- Suspicious hardware attached. Keyloggers can be software-based and hardware-based. If you see some suspicious attachment fixed to a keyboard, its cable or somewhere else, it’s probably a hardware keylogger.
- Unrecognized processes running in the task manager. Similarly to suspicious software, always check whether there are no unrecognized processes in the task manager.
- Suspicious exceptions in security software. Some keyloggers can intrude on security systems and make exceptions.
What data do you risk losing?
Once a keylogger is slipped into your device, everything you type is captured and accessible to the attacker: your login names and passwords, banking details, ID information, personal messages, and email content. Scary, right? Let’s look at the ways of how to protect yourself against keyloggers.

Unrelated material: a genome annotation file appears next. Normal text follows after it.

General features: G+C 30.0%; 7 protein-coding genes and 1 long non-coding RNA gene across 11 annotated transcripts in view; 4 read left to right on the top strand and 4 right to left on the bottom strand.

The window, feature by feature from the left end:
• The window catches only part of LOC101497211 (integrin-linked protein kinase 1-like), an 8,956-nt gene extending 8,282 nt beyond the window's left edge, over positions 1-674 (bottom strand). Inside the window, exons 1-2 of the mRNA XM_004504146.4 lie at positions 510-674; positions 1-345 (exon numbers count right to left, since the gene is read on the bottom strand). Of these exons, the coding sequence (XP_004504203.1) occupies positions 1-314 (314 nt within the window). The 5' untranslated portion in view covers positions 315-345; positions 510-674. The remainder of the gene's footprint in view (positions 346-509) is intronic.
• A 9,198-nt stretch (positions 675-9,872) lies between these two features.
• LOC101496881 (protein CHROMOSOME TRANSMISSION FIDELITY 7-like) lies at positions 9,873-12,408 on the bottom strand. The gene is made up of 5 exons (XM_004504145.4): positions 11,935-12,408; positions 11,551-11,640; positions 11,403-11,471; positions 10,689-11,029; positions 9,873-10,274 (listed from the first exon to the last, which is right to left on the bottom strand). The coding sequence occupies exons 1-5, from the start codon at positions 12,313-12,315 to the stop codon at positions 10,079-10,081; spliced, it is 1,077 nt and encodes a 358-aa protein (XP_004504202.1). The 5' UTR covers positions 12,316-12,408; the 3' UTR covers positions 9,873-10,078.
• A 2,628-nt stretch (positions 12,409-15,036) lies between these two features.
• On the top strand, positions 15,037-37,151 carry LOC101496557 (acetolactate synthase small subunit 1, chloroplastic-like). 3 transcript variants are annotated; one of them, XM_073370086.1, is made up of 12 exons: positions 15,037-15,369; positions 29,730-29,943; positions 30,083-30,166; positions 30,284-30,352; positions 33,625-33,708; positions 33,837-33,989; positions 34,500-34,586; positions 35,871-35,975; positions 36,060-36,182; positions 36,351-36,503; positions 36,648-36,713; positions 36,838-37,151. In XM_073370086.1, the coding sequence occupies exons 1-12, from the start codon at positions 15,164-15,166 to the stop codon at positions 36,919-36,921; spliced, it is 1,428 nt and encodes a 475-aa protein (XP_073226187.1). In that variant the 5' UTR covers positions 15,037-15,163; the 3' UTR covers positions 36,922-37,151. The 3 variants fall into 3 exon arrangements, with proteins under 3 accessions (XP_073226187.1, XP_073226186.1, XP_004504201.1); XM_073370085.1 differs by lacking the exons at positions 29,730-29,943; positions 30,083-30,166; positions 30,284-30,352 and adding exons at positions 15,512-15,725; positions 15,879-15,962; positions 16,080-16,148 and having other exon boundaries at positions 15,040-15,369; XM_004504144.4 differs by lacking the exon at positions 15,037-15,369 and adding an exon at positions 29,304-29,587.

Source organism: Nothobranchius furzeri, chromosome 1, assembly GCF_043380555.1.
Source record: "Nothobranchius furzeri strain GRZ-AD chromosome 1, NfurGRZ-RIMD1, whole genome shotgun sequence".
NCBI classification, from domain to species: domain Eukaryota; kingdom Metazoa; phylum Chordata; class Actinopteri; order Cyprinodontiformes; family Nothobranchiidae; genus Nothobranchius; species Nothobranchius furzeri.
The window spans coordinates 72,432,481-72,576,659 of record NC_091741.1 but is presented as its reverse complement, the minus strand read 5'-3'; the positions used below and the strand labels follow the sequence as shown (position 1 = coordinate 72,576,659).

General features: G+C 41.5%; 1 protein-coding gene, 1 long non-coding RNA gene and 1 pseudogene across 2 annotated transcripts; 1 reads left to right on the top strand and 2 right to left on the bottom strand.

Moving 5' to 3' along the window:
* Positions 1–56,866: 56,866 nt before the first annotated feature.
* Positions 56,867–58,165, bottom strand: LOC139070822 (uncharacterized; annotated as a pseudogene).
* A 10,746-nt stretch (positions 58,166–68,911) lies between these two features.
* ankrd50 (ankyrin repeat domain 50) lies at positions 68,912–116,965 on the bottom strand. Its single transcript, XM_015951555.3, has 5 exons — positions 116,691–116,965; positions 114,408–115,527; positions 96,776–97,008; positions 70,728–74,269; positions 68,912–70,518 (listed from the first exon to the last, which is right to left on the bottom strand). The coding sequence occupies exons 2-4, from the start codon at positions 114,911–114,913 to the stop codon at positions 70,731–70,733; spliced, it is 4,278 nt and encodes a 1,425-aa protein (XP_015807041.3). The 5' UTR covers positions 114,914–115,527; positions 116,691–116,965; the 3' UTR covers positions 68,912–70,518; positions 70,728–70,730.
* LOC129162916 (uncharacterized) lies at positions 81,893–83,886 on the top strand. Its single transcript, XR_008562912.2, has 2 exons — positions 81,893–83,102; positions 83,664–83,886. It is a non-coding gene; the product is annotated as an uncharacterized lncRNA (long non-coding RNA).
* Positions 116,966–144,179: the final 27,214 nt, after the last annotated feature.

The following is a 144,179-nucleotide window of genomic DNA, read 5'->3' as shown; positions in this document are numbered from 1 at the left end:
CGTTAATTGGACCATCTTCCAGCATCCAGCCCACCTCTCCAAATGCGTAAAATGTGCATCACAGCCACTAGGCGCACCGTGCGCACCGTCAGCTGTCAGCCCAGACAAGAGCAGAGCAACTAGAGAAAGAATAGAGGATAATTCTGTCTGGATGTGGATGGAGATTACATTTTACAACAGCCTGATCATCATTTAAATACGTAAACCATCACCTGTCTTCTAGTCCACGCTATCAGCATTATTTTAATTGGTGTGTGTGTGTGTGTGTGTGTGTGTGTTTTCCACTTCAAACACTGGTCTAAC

How to prevent keylogging
With these tips, you can protect yourself from keyloggers. Remember that no single security measure can prevent keylogging completely, but by combining several of the steps listed below you can significantly boost your safety.
#1: Use a password manager
Keyloggers can’t record what you don’t type. Here’s where automatic form filling comes in handy. Many browsers already have this ‘remember password’ feature built-in and offer you to save and sync your login credentials. But hold on a second – letting your browser store your passwords may bring more risk than protection.
Just imagine: a malicious intruder gets access to your device, or you innocently allow someone to use your computer. What happens then is someone immediately gets access to every account you were kept logged in. For example, in Google Chrome it’s enough to type in chrome://settings/passwords in the URL field, and here they are – all your passwords listed. So in the end, relying on a browser to handle your account logins is simply a false sense of security.